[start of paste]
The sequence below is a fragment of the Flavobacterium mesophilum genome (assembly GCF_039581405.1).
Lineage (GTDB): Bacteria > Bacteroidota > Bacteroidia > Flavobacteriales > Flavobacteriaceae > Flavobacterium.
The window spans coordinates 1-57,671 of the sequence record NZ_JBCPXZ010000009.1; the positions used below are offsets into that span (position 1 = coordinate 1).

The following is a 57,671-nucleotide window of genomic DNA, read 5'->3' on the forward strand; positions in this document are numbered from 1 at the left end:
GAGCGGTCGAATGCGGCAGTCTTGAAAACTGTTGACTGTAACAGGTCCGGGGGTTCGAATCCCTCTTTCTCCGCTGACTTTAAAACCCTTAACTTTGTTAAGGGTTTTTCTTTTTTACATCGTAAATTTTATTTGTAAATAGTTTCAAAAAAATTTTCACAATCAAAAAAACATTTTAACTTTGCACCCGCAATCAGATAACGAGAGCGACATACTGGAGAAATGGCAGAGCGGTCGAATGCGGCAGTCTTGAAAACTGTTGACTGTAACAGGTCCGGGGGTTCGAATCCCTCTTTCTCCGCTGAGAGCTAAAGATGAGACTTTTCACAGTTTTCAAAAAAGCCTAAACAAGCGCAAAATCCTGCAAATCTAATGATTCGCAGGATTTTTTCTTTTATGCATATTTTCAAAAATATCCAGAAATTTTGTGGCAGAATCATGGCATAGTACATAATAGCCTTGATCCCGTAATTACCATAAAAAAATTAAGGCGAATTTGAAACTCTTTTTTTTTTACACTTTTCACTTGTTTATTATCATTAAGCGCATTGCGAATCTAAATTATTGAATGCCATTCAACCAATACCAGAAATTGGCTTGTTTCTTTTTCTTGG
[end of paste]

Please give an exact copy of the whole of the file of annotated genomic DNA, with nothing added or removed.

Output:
The sequence below is a fragment of the Flavobacterium mesophilum genome (assembly GCF_039581405.1).
Lineage (GTDB): Bacteria > Bacteroidota > Bacteroidia > Flavobacteriales > Flavobacteriaceae > Flavobacterium.
The window spans coordinates 1-57,671 of the sequence record NZ_JBCPXZ010000009.1; the positions used below are offsets into that span (position 1 = coordinate 1).

The following is a 57,671-nucleotide window of genomic DNA, read 5'->3' on the forward strand; positions in this document are numbered from 1 at the left end:
GAGCGGTCGAATGCGGCAGTCTTGAAAACTGTTGACTGTAACAGGTCCGGGGGTTCGAATCCCTCTTTCTCCGCTGACTTTAAAACCCTTAACTTTGTTAAGGGTTTTTCTTTTTTACATCGTAAATTTTATTTGTAAATAGTTTCAAAAAAATTTTCACAATCAAAAAAACATTTTAACTTTGCACCCGCAATCAGATAACGAGAGCGACATACTGGAGAAATGGCAGAGCGGTCGAATGCGGCAGTCTTGAAAACTGTTGACTGTAACAGGTCCGGGGGTTCGAATCCCTCTTTCTCCGCTGAGAGCTAAAGATGAGACTTTTCACAGTTTTCAAAAAAGCCTAAACAAGCGCAAAATCCTGCAAATCTAATGATTCGCAGGATTTTTTCTTTTATGCATATTTTCAAAAATATCCAGAAATTTTGTGGCAGAATCATGGCATAGTACATAATAGCCTTGATCCCGTAATTACCATAAAAAAATTAAGGCGAATTTGAAACTCTTTTTTTTTTACACTTTTCACTTGTTTATTATCATTAAGCGCATTGCGAATCTAAATTATTGAATGCCATTCAACCAATACCAGAAATTGGCTTGTTTCTTTTTCTTGG